PhiMac Seminar - Tom Hurd - Revisiting Systemic Contagion in Financial Networks
Speaker: Tom Hurd (McMaster University)
Title: Revisiting Systemic Contagion in Financial Networks
Abstract: This talk provides a broad overview of what has been learned from 11 years of intensive financial systemic risk research since the Great Financial Crisis. Overall, we now understand more clearly that no narrow view of systemic risk can provide a convincing story that says the system is resilient. Central banking regulators now take systemic risk so seriously that a great burden of additional regulation has been placed on banks to make sure they do not become unduly systemically risky. It is therefore important that all banks, not just central banks, develop models of systemic risk to understand the rationale for this burden. One conceptual breakthrough is the identification of a wide range of different mechanisms through which the behaviour of any one bank when stressed can send dangerous shocks to its counterparty banks. While in principle such mechanisms can be combined into large scale simulation models for different systems, the reality is that the required databases are typically just not available. An interesting development on the theory side is using percolation on networks as a basis for understanding financial contagion. Looking to the future, one can discern important risks, notably the dangers of cross border spillovers and FX effects, that have not yet been well-studied by SR modellers.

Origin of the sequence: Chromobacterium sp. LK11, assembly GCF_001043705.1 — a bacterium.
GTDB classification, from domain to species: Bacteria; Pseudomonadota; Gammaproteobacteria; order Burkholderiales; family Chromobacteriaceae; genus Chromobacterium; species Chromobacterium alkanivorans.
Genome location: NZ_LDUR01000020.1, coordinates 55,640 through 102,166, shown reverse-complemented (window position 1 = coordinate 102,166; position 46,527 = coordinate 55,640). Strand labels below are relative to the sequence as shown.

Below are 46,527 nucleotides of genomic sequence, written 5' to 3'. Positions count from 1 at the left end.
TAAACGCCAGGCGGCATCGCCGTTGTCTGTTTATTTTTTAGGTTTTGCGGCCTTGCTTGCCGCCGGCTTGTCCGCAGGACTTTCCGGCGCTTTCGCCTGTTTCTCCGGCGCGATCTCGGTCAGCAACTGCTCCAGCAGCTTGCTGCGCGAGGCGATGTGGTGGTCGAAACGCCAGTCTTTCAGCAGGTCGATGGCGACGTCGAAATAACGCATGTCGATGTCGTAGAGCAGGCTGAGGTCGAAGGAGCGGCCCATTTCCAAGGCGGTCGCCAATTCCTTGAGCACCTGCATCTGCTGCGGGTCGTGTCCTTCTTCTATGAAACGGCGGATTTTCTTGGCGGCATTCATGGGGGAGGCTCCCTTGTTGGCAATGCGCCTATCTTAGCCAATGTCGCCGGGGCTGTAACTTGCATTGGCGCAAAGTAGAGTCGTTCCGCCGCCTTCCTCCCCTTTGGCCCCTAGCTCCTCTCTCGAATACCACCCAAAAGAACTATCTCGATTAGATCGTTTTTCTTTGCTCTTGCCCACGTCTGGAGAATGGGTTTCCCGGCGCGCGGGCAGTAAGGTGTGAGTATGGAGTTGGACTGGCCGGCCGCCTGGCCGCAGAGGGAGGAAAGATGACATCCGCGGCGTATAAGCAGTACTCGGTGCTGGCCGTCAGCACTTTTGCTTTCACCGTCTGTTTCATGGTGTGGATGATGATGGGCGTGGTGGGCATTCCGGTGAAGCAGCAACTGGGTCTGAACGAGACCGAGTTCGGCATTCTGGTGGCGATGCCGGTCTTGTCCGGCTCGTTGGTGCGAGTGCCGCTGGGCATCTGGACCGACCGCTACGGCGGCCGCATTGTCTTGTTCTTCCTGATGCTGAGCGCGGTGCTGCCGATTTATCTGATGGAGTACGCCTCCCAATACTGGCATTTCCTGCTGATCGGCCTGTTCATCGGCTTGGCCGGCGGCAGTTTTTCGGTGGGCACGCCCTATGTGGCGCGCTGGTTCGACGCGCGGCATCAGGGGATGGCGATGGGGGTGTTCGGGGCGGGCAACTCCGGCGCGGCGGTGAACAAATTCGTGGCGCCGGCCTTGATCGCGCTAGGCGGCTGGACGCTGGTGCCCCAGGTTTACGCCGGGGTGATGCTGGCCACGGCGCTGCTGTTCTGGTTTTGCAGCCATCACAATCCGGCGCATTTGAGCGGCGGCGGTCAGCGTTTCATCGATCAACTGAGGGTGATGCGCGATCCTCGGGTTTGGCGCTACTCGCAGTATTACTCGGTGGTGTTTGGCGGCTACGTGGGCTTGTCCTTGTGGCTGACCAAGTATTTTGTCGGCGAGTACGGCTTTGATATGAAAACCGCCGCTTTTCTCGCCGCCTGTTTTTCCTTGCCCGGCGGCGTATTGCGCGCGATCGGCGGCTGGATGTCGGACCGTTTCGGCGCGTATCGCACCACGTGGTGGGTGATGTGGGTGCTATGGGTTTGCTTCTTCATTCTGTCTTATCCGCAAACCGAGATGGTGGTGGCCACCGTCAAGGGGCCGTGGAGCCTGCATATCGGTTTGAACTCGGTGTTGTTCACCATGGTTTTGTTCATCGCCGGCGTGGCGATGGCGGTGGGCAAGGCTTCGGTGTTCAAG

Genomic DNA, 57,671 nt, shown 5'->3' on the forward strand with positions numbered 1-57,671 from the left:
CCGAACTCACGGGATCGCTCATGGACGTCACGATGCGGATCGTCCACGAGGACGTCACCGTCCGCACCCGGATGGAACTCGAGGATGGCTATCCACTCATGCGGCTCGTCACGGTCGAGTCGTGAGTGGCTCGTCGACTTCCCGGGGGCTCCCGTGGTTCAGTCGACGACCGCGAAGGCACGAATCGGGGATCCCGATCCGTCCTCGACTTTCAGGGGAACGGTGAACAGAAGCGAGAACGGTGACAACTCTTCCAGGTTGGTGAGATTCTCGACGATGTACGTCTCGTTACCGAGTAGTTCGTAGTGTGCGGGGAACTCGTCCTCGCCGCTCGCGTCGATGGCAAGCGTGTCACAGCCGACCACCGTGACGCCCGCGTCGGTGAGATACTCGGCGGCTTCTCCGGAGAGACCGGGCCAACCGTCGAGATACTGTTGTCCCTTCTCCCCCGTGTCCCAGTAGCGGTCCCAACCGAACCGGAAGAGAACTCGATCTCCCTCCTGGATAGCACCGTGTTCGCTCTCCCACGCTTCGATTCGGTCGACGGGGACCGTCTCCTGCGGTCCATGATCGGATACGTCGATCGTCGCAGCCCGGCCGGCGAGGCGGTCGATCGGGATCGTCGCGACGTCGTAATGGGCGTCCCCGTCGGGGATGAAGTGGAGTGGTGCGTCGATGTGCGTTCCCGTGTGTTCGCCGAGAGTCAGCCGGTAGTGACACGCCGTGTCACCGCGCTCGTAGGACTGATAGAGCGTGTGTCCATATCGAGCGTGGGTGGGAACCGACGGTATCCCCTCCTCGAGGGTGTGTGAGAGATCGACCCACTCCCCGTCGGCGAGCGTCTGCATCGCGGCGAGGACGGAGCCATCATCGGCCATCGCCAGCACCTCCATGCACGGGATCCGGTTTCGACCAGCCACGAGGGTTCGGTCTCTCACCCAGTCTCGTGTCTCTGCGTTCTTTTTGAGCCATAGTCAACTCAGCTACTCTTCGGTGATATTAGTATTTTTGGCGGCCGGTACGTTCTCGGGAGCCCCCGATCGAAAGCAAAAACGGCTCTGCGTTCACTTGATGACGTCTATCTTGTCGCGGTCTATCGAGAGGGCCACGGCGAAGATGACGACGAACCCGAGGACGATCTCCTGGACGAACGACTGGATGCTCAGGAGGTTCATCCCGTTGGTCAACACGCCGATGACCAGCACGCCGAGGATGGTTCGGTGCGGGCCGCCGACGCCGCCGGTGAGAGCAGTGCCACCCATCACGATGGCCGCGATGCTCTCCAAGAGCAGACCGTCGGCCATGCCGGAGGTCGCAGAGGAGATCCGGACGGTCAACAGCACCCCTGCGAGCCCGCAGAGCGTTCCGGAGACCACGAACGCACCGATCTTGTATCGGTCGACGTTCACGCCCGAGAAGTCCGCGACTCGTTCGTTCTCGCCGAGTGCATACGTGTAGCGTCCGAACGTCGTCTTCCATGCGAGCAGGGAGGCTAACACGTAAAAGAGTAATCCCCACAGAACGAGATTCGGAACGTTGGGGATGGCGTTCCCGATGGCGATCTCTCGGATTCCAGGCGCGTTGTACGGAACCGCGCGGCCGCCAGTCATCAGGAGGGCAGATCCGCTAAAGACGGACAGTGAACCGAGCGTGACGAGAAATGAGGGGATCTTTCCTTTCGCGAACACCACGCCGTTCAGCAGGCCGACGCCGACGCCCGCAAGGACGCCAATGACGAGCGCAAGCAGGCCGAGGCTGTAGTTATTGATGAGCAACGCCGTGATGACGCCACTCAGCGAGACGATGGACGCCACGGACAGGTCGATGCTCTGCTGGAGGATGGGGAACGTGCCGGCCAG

Towards the end of the talk, I will briefly describe my recent efforts to create a unified framework for analyzing the global financial system. After discussing a number of simplifying assumptions, I propose a class of models called Inhomogeneous Random Financial Networks and discuss some of the hurdles to jump before such a framework can be useful in practise.